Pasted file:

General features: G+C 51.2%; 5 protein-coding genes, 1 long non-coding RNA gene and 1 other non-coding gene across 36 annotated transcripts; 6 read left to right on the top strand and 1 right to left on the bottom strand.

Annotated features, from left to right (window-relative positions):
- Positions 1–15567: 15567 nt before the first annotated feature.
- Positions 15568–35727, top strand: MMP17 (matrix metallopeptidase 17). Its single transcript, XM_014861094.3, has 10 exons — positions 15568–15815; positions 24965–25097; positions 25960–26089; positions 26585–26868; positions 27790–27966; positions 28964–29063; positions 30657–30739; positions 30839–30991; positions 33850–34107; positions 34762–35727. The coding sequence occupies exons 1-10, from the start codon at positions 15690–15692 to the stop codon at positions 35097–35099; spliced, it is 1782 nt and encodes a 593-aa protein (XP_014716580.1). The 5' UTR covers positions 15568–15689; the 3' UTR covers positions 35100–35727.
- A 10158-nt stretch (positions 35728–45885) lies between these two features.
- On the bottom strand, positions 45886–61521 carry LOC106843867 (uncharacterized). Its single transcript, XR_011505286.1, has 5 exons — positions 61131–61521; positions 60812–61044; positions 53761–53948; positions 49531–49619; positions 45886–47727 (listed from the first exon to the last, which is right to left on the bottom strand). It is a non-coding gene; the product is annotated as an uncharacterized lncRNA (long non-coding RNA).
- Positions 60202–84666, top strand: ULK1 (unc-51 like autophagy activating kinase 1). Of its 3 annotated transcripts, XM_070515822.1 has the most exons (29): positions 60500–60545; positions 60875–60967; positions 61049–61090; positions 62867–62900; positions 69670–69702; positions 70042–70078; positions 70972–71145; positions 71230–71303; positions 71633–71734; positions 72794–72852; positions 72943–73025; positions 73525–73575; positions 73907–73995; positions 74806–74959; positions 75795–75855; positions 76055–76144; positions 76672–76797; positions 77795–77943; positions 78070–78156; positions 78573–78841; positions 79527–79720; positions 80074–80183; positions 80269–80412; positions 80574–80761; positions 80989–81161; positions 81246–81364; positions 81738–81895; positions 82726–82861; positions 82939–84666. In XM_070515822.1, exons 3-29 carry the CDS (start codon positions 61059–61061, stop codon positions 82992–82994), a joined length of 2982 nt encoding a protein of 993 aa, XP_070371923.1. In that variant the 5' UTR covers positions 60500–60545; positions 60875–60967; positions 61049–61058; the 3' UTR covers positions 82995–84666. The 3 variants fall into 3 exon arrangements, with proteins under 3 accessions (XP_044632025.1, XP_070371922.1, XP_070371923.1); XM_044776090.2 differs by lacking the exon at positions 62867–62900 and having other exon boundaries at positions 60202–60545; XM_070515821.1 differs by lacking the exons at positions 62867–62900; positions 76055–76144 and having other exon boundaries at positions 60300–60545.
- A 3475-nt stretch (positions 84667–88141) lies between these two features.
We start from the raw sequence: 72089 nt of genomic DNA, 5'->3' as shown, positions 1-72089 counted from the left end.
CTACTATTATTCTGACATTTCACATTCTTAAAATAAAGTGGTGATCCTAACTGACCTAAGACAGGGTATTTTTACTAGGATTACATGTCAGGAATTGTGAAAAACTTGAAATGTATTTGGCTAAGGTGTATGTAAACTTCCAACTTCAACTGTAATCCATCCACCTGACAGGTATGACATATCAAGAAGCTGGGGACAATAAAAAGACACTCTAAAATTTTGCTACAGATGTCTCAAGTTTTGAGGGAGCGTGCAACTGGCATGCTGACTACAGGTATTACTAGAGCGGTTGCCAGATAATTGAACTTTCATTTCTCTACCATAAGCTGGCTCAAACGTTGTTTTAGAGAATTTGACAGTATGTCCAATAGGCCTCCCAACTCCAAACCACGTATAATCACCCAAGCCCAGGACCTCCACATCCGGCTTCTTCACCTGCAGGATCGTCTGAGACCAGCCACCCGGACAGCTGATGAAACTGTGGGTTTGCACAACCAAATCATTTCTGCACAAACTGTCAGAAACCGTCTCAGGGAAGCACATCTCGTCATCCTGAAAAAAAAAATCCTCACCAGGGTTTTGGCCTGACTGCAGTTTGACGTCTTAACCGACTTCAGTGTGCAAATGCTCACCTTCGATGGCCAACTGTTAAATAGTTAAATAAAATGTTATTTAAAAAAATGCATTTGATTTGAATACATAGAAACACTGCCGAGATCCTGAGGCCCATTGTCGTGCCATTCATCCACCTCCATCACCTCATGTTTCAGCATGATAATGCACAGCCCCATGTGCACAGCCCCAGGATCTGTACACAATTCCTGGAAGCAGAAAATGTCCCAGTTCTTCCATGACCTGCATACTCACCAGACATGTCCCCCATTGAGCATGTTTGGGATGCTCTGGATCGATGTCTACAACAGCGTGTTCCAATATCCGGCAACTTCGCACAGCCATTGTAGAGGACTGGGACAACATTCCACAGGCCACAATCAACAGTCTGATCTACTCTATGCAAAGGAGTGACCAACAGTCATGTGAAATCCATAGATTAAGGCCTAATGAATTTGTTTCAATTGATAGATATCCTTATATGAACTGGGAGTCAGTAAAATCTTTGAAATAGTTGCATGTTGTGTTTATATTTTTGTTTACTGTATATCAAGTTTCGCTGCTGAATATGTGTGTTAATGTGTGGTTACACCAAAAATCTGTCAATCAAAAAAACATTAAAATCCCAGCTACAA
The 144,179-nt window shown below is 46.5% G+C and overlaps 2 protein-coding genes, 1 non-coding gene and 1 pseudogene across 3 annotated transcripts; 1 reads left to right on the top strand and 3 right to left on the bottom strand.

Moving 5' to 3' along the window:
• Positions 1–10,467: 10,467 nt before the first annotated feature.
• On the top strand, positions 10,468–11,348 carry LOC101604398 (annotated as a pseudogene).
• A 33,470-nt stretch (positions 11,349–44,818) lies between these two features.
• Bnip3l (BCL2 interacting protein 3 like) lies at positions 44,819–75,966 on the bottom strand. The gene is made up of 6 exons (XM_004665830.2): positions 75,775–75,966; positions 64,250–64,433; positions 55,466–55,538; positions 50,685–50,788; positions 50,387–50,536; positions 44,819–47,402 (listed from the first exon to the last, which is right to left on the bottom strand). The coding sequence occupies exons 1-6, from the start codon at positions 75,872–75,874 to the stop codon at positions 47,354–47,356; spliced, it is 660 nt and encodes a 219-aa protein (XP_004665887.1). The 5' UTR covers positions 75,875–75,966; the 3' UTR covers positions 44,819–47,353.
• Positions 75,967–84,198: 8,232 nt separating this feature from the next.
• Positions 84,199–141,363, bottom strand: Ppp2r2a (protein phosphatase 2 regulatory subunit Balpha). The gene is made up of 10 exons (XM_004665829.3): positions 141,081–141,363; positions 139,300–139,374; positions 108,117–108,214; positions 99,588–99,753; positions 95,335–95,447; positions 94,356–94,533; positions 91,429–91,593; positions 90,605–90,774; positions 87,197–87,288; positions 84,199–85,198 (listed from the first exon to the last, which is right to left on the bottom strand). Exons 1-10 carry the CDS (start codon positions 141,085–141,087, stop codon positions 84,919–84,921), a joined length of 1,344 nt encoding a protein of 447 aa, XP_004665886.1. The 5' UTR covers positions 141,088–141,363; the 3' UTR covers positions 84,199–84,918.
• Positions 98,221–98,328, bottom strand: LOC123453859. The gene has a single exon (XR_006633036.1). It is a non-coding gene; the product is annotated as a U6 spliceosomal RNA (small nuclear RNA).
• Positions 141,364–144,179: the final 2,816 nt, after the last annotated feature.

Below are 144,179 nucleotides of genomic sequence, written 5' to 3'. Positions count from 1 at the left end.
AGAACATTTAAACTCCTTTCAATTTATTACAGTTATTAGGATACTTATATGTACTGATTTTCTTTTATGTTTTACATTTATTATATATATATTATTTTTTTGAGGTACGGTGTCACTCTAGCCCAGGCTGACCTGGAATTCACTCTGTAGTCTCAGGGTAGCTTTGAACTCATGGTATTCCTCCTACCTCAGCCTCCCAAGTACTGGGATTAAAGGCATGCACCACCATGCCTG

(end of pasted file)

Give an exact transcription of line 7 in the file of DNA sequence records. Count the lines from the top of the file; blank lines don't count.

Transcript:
- Positions 60202–84666, top strand: ULK1 (unc-51 like autophagy activating kinase 1). Of its 3 annotated transcripts, XM_070515822.1 has the most exons (29): positions 60500–60545; positions 60875–60967; positions 61049–61090; positions 62867–62900; positions 69670–69702; positions 70042–70078; positions 70972–71145; positions 71230–71303; positions 71633–71734; positions 72794–72852; positions 72943–73025; positions 73525–73575; positions 73907–73995; positions 74806–74959; positions 75795–75855; positions 76055–76144; positions 76672–76797; positions 77795–77943; positions 78070–78156; positions 78573–78841; positions 79527–79720; positions 80074–80183; positions 80269–80412; positions 80574–80761; positions 80989–81161; positions 81246–81364; positions 81738–81895; positions 82726–82861; positions 82939–84666. In XM_070515822.1, exons 3-29 carry the CDS (start codon positions 61059–61061, stop codon positions 82992–82994), a joined length of 2982 nt encoding a protein of 993 aa, XP_070371923.1. In that variant the 5' UTR covers positions 60500–60545; positions 60875–60967; positions 61049–61058; the 3' UTR covers positions 82995–84666. The 3 variants fall into 3 exon arrangements, with proteins under 3 accessions (XP_044632025.1, XP_070371922.1, XP_070371923.1); XM_044776090.2 differs by lacking the exon at positions 62867–62900 and having other exon boundaries at positions 60202–60545; XM_070515821.1 differs by lacking the exons at positions 62867–62900; positions 76055–76144 and having other exon boundaries at positions 60300–60545.